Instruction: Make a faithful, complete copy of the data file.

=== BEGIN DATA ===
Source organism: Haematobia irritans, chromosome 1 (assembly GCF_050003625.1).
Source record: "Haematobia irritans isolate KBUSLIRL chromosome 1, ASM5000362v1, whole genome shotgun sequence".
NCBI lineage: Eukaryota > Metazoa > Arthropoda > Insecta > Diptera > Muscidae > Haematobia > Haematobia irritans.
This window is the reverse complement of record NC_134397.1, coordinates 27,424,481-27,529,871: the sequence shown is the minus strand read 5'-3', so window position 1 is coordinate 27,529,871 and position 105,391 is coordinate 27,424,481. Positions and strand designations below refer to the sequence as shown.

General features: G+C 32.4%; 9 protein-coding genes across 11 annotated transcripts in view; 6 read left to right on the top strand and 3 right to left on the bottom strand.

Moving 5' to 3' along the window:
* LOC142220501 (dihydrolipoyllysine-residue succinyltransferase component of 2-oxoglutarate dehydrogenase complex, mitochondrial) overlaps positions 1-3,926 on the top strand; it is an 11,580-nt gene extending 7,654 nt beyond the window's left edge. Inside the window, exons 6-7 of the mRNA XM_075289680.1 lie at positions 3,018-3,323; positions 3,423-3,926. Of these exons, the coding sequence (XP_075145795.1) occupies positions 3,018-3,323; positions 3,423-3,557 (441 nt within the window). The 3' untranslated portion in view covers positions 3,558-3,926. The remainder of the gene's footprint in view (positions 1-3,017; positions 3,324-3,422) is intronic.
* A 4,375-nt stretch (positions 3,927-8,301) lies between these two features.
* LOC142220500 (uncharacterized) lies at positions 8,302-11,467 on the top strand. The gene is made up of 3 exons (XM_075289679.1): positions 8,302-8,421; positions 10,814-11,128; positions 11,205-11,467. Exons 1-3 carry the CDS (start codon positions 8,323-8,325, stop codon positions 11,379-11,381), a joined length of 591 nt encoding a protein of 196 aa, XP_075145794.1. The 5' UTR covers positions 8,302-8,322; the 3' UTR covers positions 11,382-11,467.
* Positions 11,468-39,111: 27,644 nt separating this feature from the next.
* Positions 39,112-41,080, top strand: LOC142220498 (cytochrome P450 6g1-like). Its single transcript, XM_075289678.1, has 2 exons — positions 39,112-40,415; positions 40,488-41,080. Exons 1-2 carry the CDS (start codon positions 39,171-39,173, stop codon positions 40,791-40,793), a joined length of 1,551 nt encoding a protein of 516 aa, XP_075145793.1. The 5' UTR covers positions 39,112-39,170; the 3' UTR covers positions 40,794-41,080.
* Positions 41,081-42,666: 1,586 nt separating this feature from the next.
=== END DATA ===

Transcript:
Source organism: Haematobia irritans, chromosome 1 (assembly GCF_050003625.1).
Source record: "Haematobia irritans isolate KBUSLIRL chromosome 1, ASM5000362v1, whole genome shotgun sequence".
NCBI lineage: Eukaryota > Metazoa > Arthropoda > Insecta > Diptera > Muscidae > Haematobia > Haematobia irritans.
This window is the reverse complement of record NC_134397.1, coordinates 27,424,481-27,529,871: the sequence shown is the minus strand read 5'-3', so window position 1 is coordinate 27,529,871 and position 105,391 is coordinate 27,424,481. Positions and strand designations below refer to the sequence as shown.

General features: G+C 32.4%; 9 protein-coding genes across 11 annotated transcripts in view; 6 read left to right on the top strand and 3 right to left on the bottom strand.

Moving 5' to 3' along the window:
* LOC142220501 (dihydrolipoyllysine-residue succinyltransferase component of 2-oxoglutarate dehydrogenase complex, mitochondrial) overlaps positions 1-3,926 on the top strand; it is an 11,580-nt gene extending 7,654 nt beyond the window's left edge. Inside the window, exons 6-7 of the mRNA XM_075289680.1 lie at positions 3,018-3,323; positions 3,423-3,926. Of these exons, the coding sequence (XP_075145795.1) occupies positions 3,018-3,323; positions 3,423-3,557 (441 nt within the window). The 3' untranslated portion in view covers positions 3,558-3,926. The remainder of the gene's footprint in view (positions 1-3,017; positions 3,324-3,422) is intronic.
* A 4,375-nt stretch (positions 3,927-8,301) lies between these two features.
* LOC142220500 (uncharacterized) lies at positions 8,302-11,467 on the top strand. The gene is made up of 3 exons (XM_075289679.1): positions 8,302-8,421; positions 10,814-11,128; positions 11,205-11,467. Exons 1-3 carry the CDS (start codon positions 8,323-8,325, stop codon positions 11,379-11,381), a joined length of 591 nt encoding a protein of 196 aa, XP_075145794.1. The 5' UTR covers positions 8,302-8,322; the 3' UTR covers positions 11,382-11,467.
* Positions 11,468-39,111: 27,644 nt separating this feature from the next.
* Positions 39,112-41,080, top strand: LOC142220498 (cytochrome P450 6g1-like). Its single transcript, XM_075289678.1, has 2 exons — positions 39,112-40,415; positions 40,488-41,080. Exons 1-2 carry the CDS (start codon positions 39,171-39,173, stop codon positions 40,791-40,793), a joined length of 1,551 nt encoding a protein of 516 aa, XP_075145793.1. The 5' UTR covers positions 39,112-39,170; the 3' UTR covers positions 40,794-41,080.
* Positions 41,081-42,666: 1,586 nt separating this feature from the next.